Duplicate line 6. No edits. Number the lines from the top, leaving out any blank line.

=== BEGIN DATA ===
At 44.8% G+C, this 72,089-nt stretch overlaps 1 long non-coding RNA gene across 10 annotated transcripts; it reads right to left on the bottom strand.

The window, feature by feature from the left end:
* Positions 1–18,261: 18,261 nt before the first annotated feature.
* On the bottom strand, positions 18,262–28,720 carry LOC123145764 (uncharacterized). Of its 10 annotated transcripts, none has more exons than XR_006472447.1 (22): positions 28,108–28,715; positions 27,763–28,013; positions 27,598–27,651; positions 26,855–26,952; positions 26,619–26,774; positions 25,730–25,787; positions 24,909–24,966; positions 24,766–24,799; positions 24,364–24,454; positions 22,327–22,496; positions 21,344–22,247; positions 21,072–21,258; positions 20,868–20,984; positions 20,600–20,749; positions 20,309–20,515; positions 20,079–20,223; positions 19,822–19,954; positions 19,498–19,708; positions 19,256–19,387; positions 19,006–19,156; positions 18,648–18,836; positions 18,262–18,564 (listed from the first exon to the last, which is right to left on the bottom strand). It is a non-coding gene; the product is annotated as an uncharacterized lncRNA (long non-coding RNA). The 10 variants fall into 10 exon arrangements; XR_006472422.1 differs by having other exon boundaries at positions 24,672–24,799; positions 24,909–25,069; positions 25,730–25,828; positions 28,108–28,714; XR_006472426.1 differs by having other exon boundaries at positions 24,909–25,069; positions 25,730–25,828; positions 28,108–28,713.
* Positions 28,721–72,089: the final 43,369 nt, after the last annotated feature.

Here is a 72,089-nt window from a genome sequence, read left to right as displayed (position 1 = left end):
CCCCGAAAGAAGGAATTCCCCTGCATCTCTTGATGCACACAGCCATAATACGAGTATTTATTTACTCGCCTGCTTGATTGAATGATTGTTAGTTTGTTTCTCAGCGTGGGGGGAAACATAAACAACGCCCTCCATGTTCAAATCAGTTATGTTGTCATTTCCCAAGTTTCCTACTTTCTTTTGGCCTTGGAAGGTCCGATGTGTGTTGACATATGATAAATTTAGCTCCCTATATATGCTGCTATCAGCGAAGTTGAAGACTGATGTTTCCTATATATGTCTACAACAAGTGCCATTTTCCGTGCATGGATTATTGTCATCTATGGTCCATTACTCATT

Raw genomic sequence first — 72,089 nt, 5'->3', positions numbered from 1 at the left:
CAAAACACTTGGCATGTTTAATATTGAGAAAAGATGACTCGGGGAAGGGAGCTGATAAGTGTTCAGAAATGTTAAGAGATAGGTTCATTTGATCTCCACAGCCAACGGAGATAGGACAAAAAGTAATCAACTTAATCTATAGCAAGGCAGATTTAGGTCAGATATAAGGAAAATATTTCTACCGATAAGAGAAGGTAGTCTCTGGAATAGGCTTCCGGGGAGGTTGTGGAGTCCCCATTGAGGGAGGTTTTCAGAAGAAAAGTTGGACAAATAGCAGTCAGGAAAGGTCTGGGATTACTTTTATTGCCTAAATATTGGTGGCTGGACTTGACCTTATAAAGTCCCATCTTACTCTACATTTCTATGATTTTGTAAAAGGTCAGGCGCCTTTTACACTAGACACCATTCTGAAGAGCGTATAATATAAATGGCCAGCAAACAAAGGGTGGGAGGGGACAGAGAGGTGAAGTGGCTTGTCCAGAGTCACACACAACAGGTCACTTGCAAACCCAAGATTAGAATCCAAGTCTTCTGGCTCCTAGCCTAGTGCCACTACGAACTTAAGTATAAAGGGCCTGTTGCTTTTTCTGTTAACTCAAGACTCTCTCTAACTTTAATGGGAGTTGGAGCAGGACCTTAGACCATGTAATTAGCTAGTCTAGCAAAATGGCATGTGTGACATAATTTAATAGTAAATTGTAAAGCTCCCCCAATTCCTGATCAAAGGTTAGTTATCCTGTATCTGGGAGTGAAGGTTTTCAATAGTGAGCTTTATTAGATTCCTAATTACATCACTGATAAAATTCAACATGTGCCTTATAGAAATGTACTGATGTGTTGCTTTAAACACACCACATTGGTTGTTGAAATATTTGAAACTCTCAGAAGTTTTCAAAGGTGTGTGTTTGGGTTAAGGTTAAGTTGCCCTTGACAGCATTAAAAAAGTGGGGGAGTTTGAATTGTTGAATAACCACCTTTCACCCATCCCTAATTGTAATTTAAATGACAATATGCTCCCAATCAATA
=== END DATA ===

Here is a 72,089-nt window from a genome sequence, read left to right as displayed (position 1 = left end):